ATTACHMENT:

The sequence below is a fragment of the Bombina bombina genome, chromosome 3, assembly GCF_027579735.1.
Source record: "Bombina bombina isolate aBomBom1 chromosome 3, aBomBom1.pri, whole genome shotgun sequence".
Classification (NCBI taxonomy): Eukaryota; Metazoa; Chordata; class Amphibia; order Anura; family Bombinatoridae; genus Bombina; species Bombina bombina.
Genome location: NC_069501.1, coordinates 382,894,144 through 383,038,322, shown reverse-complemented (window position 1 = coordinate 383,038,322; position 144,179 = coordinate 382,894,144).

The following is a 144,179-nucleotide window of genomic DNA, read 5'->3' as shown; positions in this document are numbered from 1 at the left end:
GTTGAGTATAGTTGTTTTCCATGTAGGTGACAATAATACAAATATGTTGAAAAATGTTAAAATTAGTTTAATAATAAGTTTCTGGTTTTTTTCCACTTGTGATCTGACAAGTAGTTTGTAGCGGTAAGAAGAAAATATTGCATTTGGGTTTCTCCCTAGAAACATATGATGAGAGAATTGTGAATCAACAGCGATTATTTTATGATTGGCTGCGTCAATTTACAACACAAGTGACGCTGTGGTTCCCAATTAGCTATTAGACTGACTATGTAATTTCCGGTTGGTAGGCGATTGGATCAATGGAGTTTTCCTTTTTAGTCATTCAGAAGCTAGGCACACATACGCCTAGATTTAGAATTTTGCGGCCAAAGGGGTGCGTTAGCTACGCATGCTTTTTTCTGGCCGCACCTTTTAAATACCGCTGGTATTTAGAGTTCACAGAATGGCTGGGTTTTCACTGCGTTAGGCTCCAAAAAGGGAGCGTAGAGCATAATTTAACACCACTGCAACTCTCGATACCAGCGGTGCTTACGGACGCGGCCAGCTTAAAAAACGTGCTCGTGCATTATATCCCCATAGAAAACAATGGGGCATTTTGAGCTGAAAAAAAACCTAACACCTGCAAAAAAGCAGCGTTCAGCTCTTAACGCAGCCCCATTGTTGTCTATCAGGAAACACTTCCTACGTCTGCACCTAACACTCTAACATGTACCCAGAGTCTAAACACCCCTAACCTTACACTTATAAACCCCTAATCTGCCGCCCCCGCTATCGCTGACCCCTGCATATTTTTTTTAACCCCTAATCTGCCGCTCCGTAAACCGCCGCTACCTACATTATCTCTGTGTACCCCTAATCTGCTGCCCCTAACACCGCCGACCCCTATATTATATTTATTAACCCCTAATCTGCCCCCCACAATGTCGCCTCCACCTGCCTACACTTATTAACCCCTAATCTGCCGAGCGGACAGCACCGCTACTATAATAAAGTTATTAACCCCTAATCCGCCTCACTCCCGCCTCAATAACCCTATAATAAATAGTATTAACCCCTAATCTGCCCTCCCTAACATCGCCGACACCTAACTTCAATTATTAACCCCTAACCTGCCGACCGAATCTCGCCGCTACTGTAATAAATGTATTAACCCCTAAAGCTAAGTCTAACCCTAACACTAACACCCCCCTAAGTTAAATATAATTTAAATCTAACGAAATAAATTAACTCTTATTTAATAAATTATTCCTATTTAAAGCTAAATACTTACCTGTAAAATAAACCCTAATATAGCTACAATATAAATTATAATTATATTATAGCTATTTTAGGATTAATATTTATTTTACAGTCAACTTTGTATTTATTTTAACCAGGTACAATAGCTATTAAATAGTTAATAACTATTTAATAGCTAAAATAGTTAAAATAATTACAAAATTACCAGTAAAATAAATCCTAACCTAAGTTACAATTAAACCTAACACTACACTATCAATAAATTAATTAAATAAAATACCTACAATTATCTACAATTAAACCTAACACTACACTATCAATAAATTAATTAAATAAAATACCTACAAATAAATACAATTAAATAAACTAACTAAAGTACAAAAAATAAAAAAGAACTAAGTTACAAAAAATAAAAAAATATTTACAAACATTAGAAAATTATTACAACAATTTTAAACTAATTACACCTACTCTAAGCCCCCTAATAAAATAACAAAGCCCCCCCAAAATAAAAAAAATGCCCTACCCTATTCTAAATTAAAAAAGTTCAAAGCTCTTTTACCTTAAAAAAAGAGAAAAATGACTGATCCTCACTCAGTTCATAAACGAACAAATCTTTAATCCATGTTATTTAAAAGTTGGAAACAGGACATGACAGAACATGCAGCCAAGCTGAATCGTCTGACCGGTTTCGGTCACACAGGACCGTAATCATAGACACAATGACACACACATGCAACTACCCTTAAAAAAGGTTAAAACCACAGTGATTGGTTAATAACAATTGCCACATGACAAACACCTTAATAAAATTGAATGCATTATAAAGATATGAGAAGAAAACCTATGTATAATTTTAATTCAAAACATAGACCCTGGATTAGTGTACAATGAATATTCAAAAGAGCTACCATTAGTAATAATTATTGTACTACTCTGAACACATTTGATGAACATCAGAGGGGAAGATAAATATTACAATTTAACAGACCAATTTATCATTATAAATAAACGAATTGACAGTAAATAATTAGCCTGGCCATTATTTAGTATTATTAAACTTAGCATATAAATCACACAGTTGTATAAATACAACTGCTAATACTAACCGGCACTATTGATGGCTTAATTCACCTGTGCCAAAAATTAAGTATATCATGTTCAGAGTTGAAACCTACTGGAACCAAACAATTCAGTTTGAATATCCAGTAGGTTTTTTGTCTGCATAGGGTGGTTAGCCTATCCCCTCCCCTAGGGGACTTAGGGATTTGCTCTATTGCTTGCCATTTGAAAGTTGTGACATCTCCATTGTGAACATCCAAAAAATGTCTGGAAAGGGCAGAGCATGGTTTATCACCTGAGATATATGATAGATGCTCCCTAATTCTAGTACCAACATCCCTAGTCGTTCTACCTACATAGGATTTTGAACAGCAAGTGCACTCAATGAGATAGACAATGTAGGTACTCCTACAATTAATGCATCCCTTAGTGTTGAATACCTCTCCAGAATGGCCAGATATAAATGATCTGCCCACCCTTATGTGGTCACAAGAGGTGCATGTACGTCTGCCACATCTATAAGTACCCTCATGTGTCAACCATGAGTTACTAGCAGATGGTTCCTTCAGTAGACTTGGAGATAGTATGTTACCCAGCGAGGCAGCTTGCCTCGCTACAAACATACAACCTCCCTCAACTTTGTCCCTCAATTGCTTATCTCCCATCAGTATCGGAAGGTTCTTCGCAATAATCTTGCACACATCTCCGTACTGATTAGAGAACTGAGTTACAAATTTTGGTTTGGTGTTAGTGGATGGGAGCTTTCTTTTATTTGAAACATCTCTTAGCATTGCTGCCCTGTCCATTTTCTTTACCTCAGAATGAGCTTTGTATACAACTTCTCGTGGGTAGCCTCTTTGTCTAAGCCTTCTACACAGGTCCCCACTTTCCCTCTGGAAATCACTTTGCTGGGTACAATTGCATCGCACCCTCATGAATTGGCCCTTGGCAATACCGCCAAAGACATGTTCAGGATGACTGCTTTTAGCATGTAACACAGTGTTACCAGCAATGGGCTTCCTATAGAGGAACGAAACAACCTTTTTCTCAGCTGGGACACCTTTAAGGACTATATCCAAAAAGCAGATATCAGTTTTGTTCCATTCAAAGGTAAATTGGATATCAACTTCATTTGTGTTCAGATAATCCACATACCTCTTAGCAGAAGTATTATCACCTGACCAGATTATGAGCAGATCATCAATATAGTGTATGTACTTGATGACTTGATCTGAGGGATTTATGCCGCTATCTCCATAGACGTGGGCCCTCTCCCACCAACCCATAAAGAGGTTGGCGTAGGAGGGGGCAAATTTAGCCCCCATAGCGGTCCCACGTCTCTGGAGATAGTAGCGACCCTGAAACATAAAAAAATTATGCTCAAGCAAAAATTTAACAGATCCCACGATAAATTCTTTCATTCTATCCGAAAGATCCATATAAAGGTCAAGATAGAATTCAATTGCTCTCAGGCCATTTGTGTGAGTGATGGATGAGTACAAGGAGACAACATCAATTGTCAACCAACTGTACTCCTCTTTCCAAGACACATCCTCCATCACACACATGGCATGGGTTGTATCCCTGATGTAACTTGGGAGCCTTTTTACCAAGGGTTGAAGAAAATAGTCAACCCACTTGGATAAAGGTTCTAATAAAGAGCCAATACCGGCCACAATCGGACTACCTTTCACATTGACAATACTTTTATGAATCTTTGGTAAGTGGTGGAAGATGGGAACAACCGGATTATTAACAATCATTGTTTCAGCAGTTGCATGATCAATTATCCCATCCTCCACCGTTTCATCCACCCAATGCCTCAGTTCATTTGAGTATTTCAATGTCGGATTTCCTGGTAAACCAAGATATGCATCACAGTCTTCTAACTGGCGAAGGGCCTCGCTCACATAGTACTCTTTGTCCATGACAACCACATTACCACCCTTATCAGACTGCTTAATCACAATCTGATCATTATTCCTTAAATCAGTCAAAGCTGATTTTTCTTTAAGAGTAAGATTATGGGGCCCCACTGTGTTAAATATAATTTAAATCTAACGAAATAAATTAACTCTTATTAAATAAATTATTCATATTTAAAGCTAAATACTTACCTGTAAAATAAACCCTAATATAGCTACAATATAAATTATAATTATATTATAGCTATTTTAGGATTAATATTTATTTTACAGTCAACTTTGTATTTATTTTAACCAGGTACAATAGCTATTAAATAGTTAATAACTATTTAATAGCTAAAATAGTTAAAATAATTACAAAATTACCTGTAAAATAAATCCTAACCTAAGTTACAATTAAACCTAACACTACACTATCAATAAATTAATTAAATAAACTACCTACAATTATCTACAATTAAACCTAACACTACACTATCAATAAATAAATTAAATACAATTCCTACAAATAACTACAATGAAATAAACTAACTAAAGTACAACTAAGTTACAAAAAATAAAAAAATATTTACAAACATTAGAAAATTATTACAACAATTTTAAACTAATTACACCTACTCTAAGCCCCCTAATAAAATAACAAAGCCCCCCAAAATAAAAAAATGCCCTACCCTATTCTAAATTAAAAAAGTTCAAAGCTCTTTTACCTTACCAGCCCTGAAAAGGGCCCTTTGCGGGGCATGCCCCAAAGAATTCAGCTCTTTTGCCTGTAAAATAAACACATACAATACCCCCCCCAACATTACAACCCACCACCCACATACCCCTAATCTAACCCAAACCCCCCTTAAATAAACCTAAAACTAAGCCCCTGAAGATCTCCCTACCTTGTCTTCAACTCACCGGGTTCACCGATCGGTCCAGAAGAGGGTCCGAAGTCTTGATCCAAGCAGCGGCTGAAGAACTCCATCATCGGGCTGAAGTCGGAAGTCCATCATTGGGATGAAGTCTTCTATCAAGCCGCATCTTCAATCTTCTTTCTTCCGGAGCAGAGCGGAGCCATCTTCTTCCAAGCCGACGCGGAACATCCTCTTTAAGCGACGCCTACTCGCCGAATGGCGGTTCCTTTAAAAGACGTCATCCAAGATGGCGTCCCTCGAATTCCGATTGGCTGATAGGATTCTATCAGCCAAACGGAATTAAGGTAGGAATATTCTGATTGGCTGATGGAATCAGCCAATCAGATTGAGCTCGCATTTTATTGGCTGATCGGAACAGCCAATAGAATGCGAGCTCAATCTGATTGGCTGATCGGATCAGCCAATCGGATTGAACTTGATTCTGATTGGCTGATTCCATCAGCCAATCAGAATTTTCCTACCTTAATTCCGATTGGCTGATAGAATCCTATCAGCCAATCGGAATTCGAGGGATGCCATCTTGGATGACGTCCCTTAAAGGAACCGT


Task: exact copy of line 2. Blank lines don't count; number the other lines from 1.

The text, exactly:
Source record: "Bombina bombina isolate aBomBom1 chromosome 3, aBomBom1.pri, whole genome shotgun sequence".